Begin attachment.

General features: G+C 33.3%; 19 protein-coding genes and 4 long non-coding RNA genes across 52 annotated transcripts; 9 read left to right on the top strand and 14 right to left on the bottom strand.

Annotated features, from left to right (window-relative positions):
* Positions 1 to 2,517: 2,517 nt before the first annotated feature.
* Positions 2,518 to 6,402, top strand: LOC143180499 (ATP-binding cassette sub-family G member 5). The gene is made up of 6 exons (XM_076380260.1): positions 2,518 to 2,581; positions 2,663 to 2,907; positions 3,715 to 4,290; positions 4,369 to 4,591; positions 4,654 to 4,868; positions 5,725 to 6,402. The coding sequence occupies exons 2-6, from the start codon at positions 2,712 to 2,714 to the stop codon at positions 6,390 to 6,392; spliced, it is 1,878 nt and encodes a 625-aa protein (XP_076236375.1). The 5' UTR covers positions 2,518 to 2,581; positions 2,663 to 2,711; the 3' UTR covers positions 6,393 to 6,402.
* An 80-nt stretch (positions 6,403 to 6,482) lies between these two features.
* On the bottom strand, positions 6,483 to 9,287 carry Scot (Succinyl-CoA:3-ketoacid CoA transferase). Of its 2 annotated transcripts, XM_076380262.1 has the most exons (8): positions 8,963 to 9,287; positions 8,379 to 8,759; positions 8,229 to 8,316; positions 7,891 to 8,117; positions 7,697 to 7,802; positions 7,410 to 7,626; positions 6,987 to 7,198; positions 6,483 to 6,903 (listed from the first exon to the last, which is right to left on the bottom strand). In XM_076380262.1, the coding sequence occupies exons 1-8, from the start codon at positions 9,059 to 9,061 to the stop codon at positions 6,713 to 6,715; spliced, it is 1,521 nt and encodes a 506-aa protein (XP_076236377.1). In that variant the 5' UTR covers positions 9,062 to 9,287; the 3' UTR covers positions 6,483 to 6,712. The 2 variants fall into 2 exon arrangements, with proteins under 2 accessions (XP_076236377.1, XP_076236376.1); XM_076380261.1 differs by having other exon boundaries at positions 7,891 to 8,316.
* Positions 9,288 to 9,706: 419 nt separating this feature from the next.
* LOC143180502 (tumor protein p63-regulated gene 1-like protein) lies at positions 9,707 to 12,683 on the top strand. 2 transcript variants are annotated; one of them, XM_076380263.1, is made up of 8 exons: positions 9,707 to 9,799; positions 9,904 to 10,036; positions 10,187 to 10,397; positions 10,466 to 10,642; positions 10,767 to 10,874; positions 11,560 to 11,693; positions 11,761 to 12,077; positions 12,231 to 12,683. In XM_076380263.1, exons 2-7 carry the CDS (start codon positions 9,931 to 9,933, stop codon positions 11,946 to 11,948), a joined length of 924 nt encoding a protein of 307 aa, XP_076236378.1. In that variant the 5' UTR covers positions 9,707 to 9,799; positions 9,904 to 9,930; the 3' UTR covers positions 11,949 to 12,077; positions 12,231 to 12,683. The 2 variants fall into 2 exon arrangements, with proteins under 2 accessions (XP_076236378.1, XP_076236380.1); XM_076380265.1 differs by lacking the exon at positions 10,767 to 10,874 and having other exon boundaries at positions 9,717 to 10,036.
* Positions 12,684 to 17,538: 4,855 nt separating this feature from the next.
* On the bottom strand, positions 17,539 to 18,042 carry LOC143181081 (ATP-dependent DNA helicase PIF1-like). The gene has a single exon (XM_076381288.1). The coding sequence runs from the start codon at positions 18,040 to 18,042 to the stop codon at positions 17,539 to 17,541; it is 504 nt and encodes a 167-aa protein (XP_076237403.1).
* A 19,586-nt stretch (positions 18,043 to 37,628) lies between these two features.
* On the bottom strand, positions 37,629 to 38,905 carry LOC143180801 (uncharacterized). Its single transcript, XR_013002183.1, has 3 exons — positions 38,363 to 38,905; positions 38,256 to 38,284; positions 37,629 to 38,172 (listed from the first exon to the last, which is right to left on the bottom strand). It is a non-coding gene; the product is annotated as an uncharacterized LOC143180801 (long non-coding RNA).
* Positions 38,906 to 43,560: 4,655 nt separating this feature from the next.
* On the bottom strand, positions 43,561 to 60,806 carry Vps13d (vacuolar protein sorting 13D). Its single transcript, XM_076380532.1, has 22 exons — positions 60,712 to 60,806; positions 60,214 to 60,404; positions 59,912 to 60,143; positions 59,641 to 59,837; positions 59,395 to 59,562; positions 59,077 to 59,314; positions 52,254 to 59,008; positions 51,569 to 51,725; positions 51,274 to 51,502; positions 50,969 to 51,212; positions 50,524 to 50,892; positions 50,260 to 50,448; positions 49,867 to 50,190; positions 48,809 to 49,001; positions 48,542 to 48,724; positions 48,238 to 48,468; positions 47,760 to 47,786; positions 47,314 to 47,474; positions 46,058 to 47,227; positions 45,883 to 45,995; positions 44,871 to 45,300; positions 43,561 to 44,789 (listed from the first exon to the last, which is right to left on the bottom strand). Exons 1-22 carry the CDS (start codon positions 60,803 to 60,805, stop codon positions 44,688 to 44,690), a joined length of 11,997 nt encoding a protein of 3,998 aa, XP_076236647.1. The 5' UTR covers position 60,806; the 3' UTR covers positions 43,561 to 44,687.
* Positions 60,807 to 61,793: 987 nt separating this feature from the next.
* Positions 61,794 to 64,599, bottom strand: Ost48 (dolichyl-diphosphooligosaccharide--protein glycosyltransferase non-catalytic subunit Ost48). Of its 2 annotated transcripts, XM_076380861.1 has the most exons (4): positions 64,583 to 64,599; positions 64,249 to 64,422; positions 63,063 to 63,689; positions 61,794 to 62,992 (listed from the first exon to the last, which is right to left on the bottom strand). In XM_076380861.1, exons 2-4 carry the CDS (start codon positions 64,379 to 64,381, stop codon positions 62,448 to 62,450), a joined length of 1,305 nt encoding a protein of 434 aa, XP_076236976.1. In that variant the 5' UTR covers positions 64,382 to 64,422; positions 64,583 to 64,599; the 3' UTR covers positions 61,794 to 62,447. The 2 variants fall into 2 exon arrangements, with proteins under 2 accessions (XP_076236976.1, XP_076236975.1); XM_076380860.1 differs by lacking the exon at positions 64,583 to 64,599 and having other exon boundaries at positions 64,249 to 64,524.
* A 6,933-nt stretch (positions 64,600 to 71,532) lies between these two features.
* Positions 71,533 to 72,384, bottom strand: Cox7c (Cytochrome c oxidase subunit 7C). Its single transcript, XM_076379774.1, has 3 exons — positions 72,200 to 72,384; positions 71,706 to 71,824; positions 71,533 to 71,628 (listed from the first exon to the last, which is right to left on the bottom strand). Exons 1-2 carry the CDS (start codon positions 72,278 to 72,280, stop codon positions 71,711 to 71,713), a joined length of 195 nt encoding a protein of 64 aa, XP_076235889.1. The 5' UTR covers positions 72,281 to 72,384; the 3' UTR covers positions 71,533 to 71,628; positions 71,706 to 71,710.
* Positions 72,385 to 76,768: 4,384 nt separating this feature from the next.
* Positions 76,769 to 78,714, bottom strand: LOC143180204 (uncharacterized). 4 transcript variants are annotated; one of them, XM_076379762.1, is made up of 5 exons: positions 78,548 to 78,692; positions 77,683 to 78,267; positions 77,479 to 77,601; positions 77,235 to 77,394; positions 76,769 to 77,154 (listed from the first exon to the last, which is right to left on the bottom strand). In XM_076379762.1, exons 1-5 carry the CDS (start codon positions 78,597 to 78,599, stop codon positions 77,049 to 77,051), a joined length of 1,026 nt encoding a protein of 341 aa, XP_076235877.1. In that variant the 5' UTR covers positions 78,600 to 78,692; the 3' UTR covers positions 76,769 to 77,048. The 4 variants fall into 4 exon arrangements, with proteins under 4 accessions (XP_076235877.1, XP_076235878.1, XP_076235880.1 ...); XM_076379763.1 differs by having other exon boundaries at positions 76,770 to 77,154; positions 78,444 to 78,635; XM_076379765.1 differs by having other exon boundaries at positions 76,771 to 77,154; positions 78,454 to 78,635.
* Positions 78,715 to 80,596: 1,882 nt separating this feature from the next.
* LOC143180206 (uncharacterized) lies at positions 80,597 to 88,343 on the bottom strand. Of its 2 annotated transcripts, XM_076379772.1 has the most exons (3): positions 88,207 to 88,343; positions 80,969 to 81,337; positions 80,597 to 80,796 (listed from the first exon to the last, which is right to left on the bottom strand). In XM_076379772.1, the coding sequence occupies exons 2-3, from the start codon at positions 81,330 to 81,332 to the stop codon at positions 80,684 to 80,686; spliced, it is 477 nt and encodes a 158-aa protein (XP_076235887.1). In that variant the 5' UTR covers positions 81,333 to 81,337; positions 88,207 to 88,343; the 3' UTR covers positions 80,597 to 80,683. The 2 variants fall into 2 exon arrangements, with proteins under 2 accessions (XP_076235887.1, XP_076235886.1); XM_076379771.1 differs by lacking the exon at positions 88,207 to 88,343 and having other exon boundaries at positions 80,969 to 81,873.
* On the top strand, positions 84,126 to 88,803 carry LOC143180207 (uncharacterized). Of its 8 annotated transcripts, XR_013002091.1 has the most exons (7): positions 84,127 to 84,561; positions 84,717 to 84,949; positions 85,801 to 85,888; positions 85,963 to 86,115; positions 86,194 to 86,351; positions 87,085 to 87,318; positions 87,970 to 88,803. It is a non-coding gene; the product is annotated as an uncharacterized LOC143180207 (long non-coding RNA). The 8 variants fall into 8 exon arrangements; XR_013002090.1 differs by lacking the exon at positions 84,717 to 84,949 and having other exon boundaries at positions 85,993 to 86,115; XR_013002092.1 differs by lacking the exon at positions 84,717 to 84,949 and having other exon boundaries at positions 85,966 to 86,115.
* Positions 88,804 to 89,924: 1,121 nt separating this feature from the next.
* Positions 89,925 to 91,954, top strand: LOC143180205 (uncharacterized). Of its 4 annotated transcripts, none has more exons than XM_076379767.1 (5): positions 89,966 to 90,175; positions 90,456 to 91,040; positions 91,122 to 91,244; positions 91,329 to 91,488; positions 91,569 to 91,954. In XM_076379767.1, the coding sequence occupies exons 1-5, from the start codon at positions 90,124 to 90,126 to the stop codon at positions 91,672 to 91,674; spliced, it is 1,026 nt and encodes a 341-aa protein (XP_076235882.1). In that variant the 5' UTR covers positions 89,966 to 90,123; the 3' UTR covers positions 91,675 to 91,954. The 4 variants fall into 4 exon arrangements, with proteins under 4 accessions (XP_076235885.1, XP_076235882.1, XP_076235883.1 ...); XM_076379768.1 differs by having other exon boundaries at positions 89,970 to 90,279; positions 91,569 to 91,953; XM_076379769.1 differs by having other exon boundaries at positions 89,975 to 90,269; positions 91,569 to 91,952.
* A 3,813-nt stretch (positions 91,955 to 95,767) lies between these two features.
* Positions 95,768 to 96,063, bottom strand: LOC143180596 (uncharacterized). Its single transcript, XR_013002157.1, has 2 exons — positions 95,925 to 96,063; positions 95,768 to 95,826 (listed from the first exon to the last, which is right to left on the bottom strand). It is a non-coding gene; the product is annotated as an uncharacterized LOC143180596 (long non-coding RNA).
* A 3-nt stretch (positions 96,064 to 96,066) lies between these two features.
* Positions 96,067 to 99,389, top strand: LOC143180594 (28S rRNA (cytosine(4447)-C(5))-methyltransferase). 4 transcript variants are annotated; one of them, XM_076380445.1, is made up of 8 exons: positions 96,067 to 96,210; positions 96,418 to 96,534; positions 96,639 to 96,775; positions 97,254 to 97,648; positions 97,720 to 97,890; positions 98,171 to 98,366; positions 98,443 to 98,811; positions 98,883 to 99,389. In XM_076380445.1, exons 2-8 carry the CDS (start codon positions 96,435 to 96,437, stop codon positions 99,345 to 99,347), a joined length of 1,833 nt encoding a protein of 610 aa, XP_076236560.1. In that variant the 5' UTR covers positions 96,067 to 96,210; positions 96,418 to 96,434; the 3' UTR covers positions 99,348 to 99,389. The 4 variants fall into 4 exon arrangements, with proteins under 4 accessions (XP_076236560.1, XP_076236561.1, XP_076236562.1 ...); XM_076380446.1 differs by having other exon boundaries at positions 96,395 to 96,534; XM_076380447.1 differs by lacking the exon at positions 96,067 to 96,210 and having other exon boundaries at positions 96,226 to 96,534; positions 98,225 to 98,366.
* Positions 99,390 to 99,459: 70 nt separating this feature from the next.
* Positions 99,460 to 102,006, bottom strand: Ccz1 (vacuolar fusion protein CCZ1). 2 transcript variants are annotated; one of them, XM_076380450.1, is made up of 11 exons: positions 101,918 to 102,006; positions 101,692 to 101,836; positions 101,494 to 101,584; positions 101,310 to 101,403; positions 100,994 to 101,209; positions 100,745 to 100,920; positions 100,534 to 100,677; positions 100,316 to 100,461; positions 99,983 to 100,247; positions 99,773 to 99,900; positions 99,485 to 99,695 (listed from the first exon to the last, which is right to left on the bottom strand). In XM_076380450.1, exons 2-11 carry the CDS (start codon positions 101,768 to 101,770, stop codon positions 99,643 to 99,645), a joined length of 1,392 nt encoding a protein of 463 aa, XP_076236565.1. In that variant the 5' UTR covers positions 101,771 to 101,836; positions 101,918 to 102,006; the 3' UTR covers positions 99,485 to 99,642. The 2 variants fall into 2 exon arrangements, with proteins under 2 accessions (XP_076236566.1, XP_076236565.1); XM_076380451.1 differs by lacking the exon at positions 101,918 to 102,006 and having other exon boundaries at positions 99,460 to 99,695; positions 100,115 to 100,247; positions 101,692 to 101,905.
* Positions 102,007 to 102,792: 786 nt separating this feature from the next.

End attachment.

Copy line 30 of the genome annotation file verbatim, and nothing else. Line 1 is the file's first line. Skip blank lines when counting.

* Positions 99,390 to 99,459: 70 nt separating this feature from the next.